Ever since you were little, your parents and relatives have always told you, “Don’t play those video games for so long!” But, of course, you didn’t heed their foolish precautionary remarks. You had to keep playing. You can’t just pause it.
Video games have been confusing the baby boomer generation for a while now, but what if your grandma’s warning that “you play that game so much you’ll die” was true?
I discovered a recent article about a Chinese man who died after playing one of my favorite games, World of Warcraft, for 19 hours straight. The guy was at an internet cafe (a foreign concept here in the land of free WI-FI) when his friend caught him away from the screen “looking very pale” and having a coughing fit. After dabbing blood from his mouth, his friends decided to call an ambulance, but alas, it was too late. This man had died from prolonged World of Warcraft exposure.
This is the first time I’ve actually heard of someone dying from playing a computer game too long. While there is additional speculation that this man had some sort of previous sickness, I find myself doubting that sitting in front of a computer screen for 19 hours really helped alleviate whatever sickness he might have had. People are even speculating that blood clots formed in his legs for being motionless so long and traveled up to his lungs.
A cause of death has not been officially declared, but officials have said, “An autopsy will determine the cause of death but there seems little doubt his playing on the computer for 19 hours instead of resting contributed to his death.”
This “offbeat” news inspired me to search for any similar instances where hardcore video gaming has resulted in extreme injury or worse.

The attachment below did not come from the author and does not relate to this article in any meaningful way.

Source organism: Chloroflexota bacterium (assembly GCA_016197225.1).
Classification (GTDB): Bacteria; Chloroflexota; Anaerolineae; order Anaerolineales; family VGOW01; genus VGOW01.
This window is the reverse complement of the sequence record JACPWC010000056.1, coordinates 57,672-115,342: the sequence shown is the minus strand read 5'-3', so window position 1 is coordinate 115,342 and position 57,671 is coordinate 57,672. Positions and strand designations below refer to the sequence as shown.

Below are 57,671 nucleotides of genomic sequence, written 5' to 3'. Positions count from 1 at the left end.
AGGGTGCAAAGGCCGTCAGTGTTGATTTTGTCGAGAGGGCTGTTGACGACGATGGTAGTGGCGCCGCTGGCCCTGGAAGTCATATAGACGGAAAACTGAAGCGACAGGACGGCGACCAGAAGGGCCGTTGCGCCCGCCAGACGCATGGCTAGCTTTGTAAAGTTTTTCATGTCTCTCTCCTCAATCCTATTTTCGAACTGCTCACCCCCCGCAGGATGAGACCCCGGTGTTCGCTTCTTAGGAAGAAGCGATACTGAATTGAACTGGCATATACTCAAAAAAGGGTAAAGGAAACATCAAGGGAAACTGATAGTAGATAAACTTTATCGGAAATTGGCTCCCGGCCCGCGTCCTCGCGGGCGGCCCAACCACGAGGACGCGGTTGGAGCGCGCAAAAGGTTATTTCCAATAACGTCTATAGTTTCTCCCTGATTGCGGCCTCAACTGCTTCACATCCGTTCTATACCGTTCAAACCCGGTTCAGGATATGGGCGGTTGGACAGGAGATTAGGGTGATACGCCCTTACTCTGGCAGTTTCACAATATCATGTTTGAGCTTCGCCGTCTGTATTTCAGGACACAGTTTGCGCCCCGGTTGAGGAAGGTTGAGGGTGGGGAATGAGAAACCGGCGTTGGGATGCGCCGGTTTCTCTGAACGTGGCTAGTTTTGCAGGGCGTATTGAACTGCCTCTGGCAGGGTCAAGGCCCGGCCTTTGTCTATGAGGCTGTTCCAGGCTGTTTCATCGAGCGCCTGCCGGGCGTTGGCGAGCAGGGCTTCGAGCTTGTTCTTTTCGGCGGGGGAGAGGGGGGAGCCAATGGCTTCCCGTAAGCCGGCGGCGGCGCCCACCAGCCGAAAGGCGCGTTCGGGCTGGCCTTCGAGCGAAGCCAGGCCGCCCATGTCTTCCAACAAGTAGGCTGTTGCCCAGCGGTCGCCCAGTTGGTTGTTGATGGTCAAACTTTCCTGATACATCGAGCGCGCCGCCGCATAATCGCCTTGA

Turns out, the publisher of World of Warcraft, Blizzard Entertainment, has another death attributed to one of their games.
In 2012 an 18-year-old Taiwanese boy rented a private internet cafe room and proceeded to play “Diablo 3” for approximately 40 hours. After being roused by an attendant, the boy promptly stood up, collapsed, and was pronounced dead soon after arriving at a hospital.
Xiao Jun is also reported to have died from a 40 hour marathon session of online game playing after his shift at a karaoke bar was over, the only exception being this guy took regular food breaks and bathroom breaks.
It seems insane to think that video games should be listed as a cause of death, but after these discoveries, I wouldn’t be quite as dubious as before.
While it appears a majority of more well-known video game related deaths occur on the continent of Asia, there are a few American video game deaths.
One of the earliest is Jeff Dailey, a “straight A” 18-year-old, who died just after inserting his name into the high score position of an arcade game called “Berzerk.”
A 20-year-old man also died from a marathon Xbox gaming session in the UK in 2011 from a blood clot in his legs traveling up to his lungs. This sounds oddly familiar.
Gaming deaths don’t just pertain to white dudes and Asian guys either; a 13-year-old girl, Anna-Lee Kehoe, died while playing Xbox 360. She reportedly said “mom, I can’t breathe,” moments before suffering a major heart attack.
While all of these are incredible in their own right, there is one man that takes the cake in video game deaths in terms of pure dedication and workload. A 33-year-old man (whose name is still apparently unreleased) gamed for 650 consecutive hours over the course of almost an entire month (27 days.) The guy supposedly survived off Ramen, and his cause of death was heart failure and malnutrition, which is hardly surprising.
Although video game deaths are a very real thing, the amount of deaths caused directly by video games is just a smudge mark compared to death counts by substances like alcohol, tobacco, etc. The overarching theme or message that should be taken away from video game related deaths is the danger of becoming addicted to a video game, possibly enabling a death to occur. In that case, maybe video games are as dangerous as the worst-of-the-worst out there.
To contact ,email firstname.lastname@example.org